How do you motivate someone to make an investment, a purchase, or even a gamble? That’s the question scammers are continuously trying to figure out – and they’ve been changing their tactics to trick hard-working British Columbians out of their money.
According to the latest BBB Canadian Risk Report, scammer tactics fall into one of three categories: carrot method, stick method, and other (scam types that do not easily fit into a category).
Scammers use the promise of some sort of opportunity (“carrot”) to encourage the target to continue engaging. Just like a carrot would incentivize a horse to continue walking forward, the carrot approach includes the opportunity to make quick money through low-risk investments or too-good-to-be-true job offers. Carrot-type tactics are more likely to use social media or websites to target consumers.
Scammers will use threats or a negative situation (“stick”) to manipulate the consumer, such as jail time for back taxes you supposedly owe the government or news that a loved one is in trouble and needs bail money. Just like a stick would be used to smack a horse to keep it moving, the stick approach uses punishment to intimidate consumers. Stick-type tactics are more likely to occur using phone or postal mail as the contact method.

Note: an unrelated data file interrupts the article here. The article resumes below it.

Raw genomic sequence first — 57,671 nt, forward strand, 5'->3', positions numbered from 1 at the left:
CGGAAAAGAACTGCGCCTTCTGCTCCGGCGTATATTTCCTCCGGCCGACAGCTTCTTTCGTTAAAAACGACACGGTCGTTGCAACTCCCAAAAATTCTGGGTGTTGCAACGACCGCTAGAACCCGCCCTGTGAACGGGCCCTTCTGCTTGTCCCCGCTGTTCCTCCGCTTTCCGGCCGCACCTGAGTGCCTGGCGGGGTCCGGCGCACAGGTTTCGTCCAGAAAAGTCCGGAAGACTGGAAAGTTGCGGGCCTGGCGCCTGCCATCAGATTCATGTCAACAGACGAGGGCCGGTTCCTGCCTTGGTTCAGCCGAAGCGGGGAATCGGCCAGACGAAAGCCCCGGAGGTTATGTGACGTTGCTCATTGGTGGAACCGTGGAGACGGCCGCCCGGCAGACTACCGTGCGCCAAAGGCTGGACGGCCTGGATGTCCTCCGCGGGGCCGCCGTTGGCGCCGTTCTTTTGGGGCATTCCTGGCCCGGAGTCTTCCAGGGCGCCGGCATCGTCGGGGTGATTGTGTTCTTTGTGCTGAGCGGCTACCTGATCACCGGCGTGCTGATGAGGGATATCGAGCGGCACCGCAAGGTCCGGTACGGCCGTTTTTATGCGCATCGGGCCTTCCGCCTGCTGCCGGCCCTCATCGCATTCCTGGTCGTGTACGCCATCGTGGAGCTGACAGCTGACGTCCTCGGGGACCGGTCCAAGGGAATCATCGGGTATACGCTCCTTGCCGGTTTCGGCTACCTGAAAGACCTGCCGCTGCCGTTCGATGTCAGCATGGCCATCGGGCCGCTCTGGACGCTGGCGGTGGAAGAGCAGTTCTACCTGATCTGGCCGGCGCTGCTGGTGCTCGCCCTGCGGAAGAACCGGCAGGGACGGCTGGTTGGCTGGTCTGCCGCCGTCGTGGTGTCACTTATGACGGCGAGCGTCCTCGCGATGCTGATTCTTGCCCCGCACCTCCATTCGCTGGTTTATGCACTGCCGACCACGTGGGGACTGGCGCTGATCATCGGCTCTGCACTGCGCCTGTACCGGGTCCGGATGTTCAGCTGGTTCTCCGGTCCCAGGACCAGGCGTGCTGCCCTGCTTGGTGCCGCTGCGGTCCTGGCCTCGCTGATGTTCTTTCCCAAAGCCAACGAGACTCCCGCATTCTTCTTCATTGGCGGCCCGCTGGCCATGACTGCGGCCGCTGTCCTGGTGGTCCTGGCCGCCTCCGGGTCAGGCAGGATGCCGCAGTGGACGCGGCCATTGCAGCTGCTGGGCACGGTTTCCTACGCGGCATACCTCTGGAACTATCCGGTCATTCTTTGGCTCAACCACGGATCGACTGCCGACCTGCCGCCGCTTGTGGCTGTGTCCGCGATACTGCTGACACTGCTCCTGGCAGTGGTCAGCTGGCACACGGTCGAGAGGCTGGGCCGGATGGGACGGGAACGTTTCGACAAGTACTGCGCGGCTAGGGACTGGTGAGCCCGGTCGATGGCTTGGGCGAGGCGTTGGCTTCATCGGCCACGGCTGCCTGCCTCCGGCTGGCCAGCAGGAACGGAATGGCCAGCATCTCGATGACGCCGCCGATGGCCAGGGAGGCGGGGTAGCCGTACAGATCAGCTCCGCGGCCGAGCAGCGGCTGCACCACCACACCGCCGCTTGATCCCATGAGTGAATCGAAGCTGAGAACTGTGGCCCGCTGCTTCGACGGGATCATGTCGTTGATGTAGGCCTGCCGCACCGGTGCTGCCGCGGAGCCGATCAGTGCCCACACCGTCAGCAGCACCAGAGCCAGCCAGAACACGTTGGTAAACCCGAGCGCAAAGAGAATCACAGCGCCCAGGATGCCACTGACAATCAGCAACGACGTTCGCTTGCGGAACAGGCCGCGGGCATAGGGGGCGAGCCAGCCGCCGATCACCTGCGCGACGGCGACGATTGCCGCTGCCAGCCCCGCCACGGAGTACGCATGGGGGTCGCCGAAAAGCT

Recent data from the BBB Canadian Risk Report shows that people lost more than twice the amount of money to scammers that used the stick method ($349) compared to those that fell for the carrot method ($150). On the opposite end, more people were susceptible to the carrot method (51.1 per cent) versus the stick method (17.6 per cent).
“If you’re facing a stick method scam, it’s important to not give any money or share any personal information before verifying what's being shared with you,” says Aaron Guillen, Media and Communications Specialist, BBB serving Mainland BC and Yukon. “Hang up, and take five minutes to remove yourself from the situation. Verify the details or discuss with friends or family to find out if they think you’re being scammed.”